This month’s post touches on something that has been on my mind a lot recently: social media and customer service. A lot of brands get overly concerned with negativity, especially when it comes to someone posting something of a negative nature on their social media sites. And while I do agree that it’s never a good feeling to find out that somebody had a bad experience with your organization, one should choose to look at the situation as an opportunity. I’ve seen brands not acknowledging customer complaints through either page neglect, or even social media managers deleting negative comments or complaints. Social media is a great tool for customer service; you just have to know how to use it…

So you’ve had someone post something bad about your business. Maybe they had to wait past their appointment time, or didn’t get what they expected from you as an organization. Well, let’s talk about what your next steps are. You don’t want to A. alienate the customer or B. inflame the situation. Your first thought might be to simply delete the post bashing you, your company and your mom (I added that last part) and think “out of sight, out of mind,” however your customers aren’t stupid. They’ll eventually notice that you’ve disregarded their feedback. Remember, just because you deleted a persons post doesn’t mean you’ve deleted their thoughts, future actions or spoken words to their friends.

Most customers that have a poor experience never reach out to the company, instead they write-off the experience, tell their friends and move on. This is a conversation that brands should strive to be a part of. My high school rodeo coach had a saying, a person that has a good experience tells 3 people, but a person that has a bad experience tells 10. I’m paraphrasing here and granted he was talking about people visiting our school for our home rodeo, but I think the sentiment holds true. The reason I think that is because I’m guilty of this as well. I look back on the restaurants where I’ve truly felt taken advantage of, or that my service was horrendous (sushi place on West End, I’m looking at you) and it’s true. I’ve taken to the airwaves of my friends and family rather than confronting the restaurant/business about it, because it’s not only easier but it’s a way to insure my peeps don’t suffer the same fate.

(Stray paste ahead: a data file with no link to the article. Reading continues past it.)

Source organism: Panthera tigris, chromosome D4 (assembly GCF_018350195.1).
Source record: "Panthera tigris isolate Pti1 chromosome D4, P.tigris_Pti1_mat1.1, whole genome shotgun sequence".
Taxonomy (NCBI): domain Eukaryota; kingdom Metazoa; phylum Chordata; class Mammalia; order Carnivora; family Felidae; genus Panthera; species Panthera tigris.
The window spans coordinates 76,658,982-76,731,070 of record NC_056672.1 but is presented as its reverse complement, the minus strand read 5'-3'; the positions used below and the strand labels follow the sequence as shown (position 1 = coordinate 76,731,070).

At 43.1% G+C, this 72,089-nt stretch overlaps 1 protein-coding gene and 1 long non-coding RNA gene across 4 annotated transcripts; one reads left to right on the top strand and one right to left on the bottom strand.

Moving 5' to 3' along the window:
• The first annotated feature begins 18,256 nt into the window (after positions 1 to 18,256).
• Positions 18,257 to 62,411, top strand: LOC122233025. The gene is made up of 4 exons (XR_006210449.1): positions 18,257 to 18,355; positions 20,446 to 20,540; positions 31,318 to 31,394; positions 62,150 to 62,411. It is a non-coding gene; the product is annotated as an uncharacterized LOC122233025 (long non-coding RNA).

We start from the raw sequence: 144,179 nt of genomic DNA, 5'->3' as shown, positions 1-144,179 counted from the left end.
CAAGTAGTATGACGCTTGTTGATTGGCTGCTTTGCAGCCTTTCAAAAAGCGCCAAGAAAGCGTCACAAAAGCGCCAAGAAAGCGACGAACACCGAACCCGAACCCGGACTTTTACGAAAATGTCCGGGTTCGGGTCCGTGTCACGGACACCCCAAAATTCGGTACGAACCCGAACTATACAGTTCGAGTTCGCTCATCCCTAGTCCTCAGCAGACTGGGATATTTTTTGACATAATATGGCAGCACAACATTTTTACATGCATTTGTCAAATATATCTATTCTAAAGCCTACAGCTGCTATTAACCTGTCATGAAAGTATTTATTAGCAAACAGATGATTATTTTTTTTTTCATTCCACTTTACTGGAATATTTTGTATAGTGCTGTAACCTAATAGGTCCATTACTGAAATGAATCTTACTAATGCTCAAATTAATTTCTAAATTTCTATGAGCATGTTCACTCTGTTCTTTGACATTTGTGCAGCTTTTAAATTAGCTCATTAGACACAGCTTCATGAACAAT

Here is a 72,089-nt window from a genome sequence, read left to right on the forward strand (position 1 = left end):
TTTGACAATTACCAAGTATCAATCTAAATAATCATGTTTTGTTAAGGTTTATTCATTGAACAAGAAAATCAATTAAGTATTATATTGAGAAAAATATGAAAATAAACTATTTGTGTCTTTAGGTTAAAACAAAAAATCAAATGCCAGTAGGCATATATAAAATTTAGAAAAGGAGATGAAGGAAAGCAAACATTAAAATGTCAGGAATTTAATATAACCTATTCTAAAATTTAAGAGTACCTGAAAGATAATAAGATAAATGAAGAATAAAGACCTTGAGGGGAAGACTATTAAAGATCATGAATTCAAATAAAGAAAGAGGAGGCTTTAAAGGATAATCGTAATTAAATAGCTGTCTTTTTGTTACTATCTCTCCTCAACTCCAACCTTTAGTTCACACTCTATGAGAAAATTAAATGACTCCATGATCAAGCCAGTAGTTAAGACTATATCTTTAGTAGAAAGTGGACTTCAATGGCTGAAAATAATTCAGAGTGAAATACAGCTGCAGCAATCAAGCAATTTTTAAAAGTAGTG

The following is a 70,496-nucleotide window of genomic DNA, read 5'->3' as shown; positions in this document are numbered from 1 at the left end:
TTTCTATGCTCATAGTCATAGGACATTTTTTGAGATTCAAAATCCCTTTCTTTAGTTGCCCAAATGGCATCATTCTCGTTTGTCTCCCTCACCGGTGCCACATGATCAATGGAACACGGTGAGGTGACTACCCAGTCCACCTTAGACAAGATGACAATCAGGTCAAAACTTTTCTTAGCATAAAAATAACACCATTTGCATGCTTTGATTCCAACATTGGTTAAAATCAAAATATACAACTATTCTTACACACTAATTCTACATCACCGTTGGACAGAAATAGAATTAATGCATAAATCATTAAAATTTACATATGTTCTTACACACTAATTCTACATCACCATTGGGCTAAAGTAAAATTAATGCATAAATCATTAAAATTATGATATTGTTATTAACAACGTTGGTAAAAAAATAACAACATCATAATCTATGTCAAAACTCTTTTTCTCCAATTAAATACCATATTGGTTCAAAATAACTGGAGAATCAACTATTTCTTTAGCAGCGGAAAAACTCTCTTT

All that being said, are you starting to see why this is a GREAT opportunity for you? You have the ability to actually jump into that conversation and FIX IT. You can show your love for your customers, and help someone that may have not had the best experience. I mean let’s face it, we’re all human and someone is going to leave your establishment not completely satisfied, so let’s take this chance and use it.

My general steps are:

1. Acknowledgement: Acknowledge the person’s complaint. If they had a poor experience, say you’re sorry it happened. Empathy and a genuine “I’m sorry,” can go a long way to making things right.

2. Make it Personal: Give the person a way to reach you (the owner or representative) personally, such as a cell phone number or email address. This shows that you care and you want to talk about their experience, and also has the side benefit of taking the conversation to a more private channel.

3. Follow Up: Post any changes or improvements that have been made in policies as a result of the person’s experience. Such as, if the person is complaining about not getting any response back after sending messages to the reservation email address, you should let the customer know when the issue has been resolved.

4. Express Gratitude: The person had the guts to reach on a highly public forum and tell you about a problem or issue they had with your brand. This deserves recognition and it is also helpful if the person has pointed out a flaw that you hadn’t known about before. A quick “Thank you, you’re awesome” shout-out never hurts.

There are a few caveats to the above procedures. If the person commenting is being offensive (using slurs, profanities etc.) you may have a good reason to delete the comment, or if it’s someone with a grudge against your brand that doesn’t actually have anything to do with their complaint (think ex-employee, etc.), you may also have permission to delete those comments.

I hope this post has helped anyone out there waffling on how to respond to negative reviews. For some interesting statistics regarding twitter customer engagement check out Jay Baer’s post entitled, “70% of Companies Ignore Customer Complaints on Twitter.” – Alyson Dixson